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Why Muslims are a punching bag?


By Bobby Naqvi,

The Indian Right has always used Muslims as a stepping stone to power in Delhi and elsewhere since the 1930s. Almost every organisation – from RSS, BJP, VHP, Bajrang Dal and even Shiv Sena – has targeted Muslims, not just because they despise the community. But also because they need a punching bag, a common enemy to unify the mythical ‘Hindu Ummah’.

And they have succeeded in Gujarat, MP, Rajasthan and Haryana. In Uttar Pradesh, the Right pitted Jats against Muslims and won handsomely. In Haryana too, the Jats rallied behind the BJP. In Gujarat, Modi famously demolished Congress’ social groupings and managed to unify Patels, Dalits, OBCs and Tribals by constantly hammering a point – that the biggest existential threat Gujaratis face is from Muslims. Never mind that most people don’t understand how. But it worked.

So, why Muslims allow themselves to be a punching bag? The answer is complex but not beyond comprehension. The biggest drawback this community faces is its inability to assert itself by deploying democratic means – protests, community sammelans, marches etc.

For example, in recent months, four Muslims were attacked and killed by Gau Rakshaks and more were assaulted brutally. But Muslims failed to raise their voice. Their leaders, their mullahs couldn’t offer more than a few muffled voices.

In contrast, just one attack in Una has rallied tens of thousands of Dalits in Gujarat. They have launched a Padyatra which will culminate in Una on August 15th. At each stop, the Dalits are taking oath not to touch dead cows or clean trash, a mini uprising which led to resignation of a CM and forced the Prime Minister to break his silence.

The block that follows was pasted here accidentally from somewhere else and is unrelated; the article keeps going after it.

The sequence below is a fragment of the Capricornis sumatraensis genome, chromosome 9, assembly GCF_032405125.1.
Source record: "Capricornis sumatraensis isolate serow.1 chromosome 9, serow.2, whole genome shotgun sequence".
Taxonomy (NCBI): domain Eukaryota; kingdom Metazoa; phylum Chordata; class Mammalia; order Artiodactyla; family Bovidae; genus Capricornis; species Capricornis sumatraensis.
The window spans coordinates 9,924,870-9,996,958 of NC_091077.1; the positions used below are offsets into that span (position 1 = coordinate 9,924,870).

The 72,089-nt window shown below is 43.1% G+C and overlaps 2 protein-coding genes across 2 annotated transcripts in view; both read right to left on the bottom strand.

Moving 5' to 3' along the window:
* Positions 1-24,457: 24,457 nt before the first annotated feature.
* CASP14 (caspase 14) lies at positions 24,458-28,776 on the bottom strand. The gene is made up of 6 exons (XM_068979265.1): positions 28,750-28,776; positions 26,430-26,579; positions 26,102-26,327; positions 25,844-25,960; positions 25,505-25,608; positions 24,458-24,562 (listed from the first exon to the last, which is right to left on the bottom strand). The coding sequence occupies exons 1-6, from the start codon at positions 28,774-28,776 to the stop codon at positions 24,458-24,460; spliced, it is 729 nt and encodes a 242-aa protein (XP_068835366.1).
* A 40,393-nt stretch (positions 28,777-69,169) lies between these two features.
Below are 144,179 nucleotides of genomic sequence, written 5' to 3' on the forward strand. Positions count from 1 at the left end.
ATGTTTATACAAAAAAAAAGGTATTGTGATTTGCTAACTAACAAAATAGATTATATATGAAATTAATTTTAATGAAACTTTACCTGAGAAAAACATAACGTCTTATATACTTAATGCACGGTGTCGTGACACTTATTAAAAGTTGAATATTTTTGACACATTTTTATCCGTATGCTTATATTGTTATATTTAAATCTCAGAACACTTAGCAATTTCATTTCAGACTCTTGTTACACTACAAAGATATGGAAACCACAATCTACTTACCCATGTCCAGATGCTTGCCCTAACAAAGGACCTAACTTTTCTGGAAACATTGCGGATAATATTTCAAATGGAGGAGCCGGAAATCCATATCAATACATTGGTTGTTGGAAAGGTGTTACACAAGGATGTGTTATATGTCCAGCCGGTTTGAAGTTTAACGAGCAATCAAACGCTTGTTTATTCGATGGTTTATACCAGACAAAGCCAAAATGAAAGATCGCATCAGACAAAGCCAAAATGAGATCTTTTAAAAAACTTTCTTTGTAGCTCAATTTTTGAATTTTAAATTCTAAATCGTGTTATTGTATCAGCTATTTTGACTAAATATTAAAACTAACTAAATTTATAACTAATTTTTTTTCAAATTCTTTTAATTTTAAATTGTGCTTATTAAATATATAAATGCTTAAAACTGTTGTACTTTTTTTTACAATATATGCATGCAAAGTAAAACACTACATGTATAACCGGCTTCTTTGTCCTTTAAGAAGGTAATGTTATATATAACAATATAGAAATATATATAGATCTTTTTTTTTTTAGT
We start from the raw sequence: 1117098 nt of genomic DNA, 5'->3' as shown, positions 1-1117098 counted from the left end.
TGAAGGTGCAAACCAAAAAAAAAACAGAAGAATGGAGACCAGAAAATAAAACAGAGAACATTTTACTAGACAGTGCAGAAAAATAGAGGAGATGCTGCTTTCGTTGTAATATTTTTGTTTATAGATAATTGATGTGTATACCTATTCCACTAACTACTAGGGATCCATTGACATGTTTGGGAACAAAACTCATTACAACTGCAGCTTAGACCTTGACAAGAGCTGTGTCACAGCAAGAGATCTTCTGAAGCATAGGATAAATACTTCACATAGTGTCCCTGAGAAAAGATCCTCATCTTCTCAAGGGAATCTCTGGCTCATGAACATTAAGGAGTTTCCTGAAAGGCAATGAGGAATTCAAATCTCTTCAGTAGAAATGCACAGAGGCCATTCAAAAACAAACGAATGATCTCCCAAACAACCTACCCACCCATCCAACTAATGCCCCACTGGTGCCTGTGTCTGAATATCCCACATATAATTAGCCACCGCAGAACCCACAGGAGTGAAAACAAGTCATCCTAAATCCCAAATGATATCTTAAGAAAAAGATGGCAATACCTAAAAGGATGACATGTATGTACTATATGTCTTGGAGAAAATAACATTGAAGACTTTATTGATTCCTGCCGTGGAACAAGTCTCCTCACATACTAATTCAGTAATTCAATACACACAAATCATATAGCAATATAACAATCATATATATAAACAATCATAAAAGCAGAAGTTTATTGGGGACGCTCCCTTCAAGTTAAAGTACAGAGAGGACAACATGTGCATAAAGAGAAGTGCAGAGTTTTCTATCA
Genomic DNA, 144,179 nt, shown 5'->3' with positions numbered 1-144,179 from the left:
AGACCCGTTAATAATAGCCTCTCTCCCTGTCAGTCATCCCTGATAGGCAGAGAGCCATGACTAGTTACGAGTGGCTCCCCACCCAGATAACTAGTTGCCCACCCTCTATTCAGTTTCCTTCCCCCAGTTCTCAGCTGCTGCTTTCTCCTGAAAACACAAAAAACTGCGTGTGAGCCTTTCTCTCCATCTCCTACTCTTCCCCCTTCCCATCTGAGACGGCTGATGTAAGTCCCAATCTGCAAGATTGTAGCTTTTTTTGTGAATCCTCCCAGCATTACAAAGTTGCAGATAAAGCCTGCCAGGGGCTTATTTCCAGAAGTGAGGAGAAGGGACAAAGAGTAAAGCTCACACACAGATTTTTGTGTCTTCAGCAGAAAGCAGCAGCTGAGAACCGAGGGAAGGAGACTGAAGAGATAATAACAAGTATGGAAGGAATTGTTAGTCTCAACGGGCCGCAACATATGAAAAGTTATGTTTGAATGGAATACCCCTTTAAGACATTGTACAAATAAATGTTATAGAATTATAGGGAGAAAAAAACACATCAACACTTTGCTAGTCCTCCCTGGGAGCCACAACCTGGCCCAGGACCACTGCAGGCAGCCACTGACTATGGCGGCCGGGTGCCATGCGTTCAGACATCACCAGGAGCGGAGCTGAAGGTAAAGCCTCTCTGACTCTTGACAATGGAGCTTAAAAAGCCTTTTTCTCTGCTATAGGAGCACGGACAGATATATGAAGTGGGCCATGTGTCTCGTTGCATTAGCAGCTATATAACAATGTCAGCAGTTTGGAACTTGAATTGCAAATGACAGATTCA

Secondly, the community lacks the will to organise itself and hold social gatherings. So, while you have Aggarwal Sammelans, Kshatriya Mahasabhas and Dalit Manchs, the Muslims lack a similar platform. Muslims have none. They do, however, gather for religious functions. That is where the problem lies – instead of discussing social and economic issues affecting their community, they gather in Ijtimas to discuss and hear about religion, something they do on a daily basis at home, at mosques and at madrassas. Social issues then take a backseat and all the community gets is an overdose of religion.

Politically too, Muslims have always played a second fiddle by rallying around parties which bank on non-Muslim social groupings. For instance, in Uttar Pradesh, Muslims have supported the BSP, a party of Dalits. On other occasions, they have voted for SP, a party of Yadavs and other OBCs. Congress, meanwhile, has used and abused them since independence. Having an exclusive Muslim political platform is tricky as it will draw attacks from Right and Centre both.

Fourth, the Indian establishment is sensitive to Muslim dissent and mobilisation. That is one reason why governments are reluctant to allow student elections in universities with sizeable Muslim presence. Also, there is a widespread perception in the community that police and administration’s response to Muslim protests would be disproportionate. For example, many in the community cited Jat protests in Haryana, saying a Muslim demonstration of similar nature would have been disastrous with a massive loss of lives.

Still, I believe, there are ways Muslims can assert their rights through democratic means.

Expecting Prime Minister Modi to speak for you is idiotic, given his record and political compulsions.

Here are three things Muslims can do:
a) Rise, rally, speak up. If you don’t, no one will.
b) Not sure? There’s one more way. If you can’t fight your enemy, join them. Disarm the Right by rallying around the BJP.
c) Bullshit? Not good? Then be happy where you are.

Courtesy: MM

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